Through social media and being part of many networks. Many are also friends and former colleagues.

6. How do you market your business, and which tactics have been most successful?

Social media has got me many clients. I am constantly talking about Dream Tribe. That way, many people have approached me to work with them. Equally I pitch to corporates directly.

7. What kind of culture exists in your organization, and how did you establish it?

I observed that in an African community: “Poverty was a foreign concept. This could only be really brought about to the entire community by an adverse climate during a particular season. It never was considered repugnant to ask one’s neighbors for help if one was struggling .In almost all instances there was help between individuals, tribe, Chiefs, etc. even in spite of war” This explains why a community may have poor people but it may not have beggars”

Thus by using the same African spirit of coming together, establish great communities that influence great change in the entrepreneurship sector.

In Africa, the problem of one,is the problem of all. In Kenya, Haraambe made everything achievable. Tanzania Ujamaa ensures everybody wins. South-Africa, Ubuntu ensure that the principle of humanity thrives above all. In the sense that for a community to be well, all must be well.

How can these African principles engrained in our values leverage our success as traders in Africa. That together ALL and not ONE we leverage our unity for larger markets and a louder voice. In Business, the Indians, Somalis, and Kikuyus practice this, and you see their success in business is unquestionable. So you and Me, and every business person needs that sense of brotherhood, that we may equally survive. “Leave behind no one” and at last “Create an Africa that we want” That indeed should be our legacy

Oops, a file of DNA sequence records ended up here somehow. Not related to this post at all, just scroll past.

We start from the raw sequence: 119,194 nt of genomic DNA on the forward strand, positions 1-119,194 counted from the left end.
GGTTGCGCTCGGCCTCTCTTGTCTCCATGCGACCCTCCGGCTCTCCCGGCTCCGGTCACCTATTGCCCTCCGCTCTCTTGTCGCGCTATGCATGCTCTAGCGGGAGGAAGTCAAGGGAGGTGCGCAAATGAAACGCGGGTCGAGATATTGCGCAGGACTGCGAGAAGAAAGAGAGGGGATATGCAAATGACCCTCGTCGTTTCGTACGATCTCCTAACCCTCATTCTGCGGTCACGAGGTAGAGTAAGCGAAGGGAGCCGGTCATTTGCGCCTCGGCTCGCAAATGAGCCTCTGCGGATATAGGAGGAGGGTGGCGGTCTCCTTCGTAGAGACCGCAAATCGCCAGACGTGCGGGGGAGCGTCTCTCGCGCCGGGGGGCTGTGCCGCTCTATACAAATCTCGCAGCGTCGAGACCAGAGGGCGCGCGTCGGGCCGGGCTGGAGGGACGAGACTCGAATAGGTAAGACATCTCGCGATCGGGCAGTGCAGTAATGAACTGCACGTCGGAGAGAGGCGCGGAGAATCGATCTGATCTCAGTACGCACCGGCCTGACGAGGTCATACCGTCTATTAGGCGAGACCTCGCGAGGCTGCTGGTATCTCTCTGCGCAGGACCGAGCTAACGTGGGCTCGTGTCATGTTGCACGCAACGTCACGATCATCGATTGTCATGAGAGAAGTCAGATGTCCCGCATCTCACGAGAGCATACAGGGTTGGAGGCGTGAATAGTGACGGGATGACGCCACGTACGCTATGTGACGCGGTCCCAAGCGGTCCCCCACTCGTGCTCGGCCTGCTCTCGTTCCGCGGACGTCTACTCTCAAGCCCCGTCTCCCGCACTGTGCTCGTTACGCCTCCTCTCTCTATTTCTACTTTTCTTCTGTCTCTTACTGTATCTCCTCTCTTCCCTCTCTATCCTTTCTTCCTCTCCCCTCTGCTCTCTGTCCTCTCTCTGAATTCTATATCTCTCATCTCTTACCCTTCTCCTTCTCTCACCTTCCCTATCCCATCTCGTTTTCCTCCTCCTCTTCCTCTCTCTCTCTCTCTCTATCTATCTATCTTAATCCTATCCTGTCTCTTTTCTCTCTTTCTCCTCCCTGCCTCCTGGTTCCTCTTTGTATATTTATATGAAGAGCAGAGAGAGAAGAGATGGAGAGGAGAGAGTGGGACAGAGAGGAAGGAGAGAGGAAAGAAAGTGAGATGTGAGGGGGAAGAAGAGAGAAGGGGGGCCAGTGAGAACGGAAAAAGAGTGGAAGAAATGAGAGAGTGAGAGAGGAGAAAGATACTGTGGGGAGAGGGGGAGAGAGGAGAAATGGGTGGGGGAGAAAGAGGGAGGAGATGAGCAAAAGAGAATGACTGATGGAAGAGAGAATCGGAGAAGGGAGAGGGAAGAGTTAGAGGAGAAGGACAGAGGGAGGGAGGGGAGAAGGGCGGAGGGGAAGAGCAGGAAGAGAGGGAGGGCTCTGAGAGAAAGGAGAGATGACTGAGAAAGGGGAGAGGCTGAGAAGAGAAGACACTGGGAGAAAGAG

8. What motivates you?

I am motivated to see more young people live the life of their dreams. And I am inspired to empower the young people to discover their full potentials.

9. How do you generate new ideas?

I have many Dream Teams and together we come up with great ideas.

10. Do you believe there is some sort of pattern or formula to becoming a successful entrepreneur?

1+1=2. In most case, it is not about Re-inventing the wheel. It is actually about choosing paths. In most cases, paths had pegged consequent results. It is the reason gaining knowledge or for the first time accepting that you are short, you would start experience different experiences. Thus in learning a lot from others, we save on time and stop gallivanting aimlessly. We now start to move with a purpose. I was blessed to have amazing women who taught me and showed me the way, starting from my producer, who not only believed in me and gave me my first TV job and literally introduced me to make up and power, to the women that I interviewed on the show who were power itself, who I would later follow for life skills. Forever grateful that these women, let me in to their spaces, and that I would forever be a different person, than who I was before I met them.

11. What is your favorite aspect of being an entrepreneur?